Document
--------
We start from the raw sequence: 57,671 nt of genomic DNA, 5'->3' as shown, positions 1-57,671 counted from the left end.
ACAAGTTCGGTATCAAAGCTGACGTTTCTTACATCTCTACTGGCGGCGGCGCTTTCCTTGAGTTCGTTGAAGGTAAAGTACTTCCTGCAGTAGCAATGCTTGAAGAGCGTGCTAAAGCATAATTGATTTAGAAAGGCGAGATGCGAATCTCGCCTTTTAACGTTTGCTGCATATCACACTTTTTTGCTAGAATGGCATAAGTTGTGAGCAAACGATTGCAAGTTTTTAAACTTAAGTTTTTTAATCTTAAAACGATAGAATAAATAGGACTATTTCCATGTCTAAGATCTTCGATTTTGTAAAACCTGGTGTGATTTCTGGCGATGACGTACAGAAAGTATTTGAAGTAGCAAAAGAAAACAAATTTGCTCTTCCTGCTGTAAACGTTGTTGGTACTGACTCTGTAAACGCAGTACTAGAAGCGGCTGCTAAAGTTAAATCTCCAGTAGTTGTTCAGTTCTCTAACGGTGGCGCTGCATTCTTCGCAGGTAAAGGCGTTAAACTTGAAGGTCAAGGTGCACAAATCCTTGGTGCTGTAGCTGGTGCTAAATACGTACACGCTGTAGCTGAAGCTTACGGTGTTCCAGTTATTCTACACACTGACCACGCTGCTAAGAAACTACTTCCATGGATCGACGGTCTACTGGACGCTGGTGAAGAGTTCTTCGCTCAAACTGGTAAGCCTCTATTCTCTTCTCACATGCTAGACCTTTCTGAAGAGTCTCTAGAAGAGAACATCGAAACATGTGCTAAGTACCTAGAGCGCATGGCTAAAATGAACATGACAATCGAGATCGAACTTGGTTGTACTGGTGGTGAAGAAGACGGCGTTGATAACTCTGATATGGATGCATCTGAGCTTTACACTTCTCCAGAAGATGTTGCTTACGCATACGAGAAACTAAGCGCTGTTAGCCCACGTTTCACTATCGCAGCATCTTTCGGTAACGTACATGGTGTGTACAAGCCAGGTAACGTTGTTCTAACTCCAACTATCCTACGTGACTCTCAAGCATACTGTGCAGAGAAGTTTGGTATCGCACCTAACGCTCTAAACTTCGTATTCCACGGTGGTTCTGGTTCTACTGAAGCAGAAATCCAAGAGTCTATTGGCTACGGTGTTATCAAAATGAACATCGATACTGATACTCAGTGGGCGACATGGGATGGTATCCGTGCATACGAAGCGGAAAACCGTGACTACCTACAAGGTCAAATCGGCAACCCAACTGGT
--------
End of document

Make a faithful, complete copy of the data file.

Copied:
We start from the raw sequence: 57,671 nt of genomic DNA, 5'->3' as shown, positions 1-57,671 counted from the left end.
ACAAGTTCGGTATCAAAGCTGACGTTTCTTACATCTCTACTGGCGGCGGCGCTTTCCTTGAGTTCGTTGAAGGTAAAGTACTTCCTGCAGTAGCAATGCTTGAAGAGCGTGCTAAAGCATAATTGATTTAGAAAGGCGAGATGCGAATCTCGCCTTTTAACGTTTGCTGCATATCACACTTTTTTGCTAGAATGGCATAAGTTGTGAGCAAACGATTGCAAGTTTTTAAACTTAAGTTTTTTAATCTTAAAACGATAGAATAAATAGGACTATTTCCATGTCTAAGATCTTCGATTTTGTAAAACCTGGTGTGATTTCTGGCGATGACGTACAGAAAGTATTTGAAGTAGCAAAAGAAAACAAATTTGCTCTTCCTGCTGTAAACGTTGTTGGTACTGACTCTGTAAACGCAGTACTAGAAGCGGCTGCTAAAGTTAAATCTCCAGTAGTTGTTCAGTTCTCTAACGGTGGCGCTGCATTCTTCGCAGGTAAAGGCGTTAAACTTGAAGGTCAAGGTGCACAAATCCTTGGTGCTGTAGCTGGTGCTAAATACGTACACGCTGTAGCTGAAGCTTACGGTGTTCCAGTTATTCTACACACTGACCACGCTGCTAAGAAACTACTTCCATGGATCGACGGTCTACTGGACGCTGGTGAAGAGTTCTTCGCTCAAACTGGTAAGCCTCTATTCTCTTCTCACATGCTAGACCTTTCTGAAGAGTCTCTAGAAGAGAACATCGAAACATGTGCTAAGTACCTAGAGCGCATGGCTAAAATGAACATGACAATCGAGATCGAACTTGGTTGTACTGGTGGTGAAGAAGACGGCGTTGATAACTCTGATATGGATGCATCTGAGCTTTACACTTCTCCAGAAGATGTTGCTTACGCATACGAGAAACTAAGCGCTGTTAGCCCACGTTTCACTATCGCAGCATCTTTCGGTAACGTACATGGTGTGTACAAGCCAGGTAACGTTGTTCTAACTCCAACTATCCTACGTGACTCTCAAGCATACTGTGCAGAGAAGTTTGGTATCGCACCTAACGCTCTAAACTTCGTATTCCACGGTGGTTCTGGTTCTACTGAAGCAGAAATCCAAGAGTCTATTGGCTACGGTGTTATCAAAATGAACATCGATACTGATACTCAGTGGGCGACATGGGATGGTATCCGTGCATACGAAGCGGAAAACCGTGACTACCTACAAGGTCAAATCGGCAACCCAACTGGT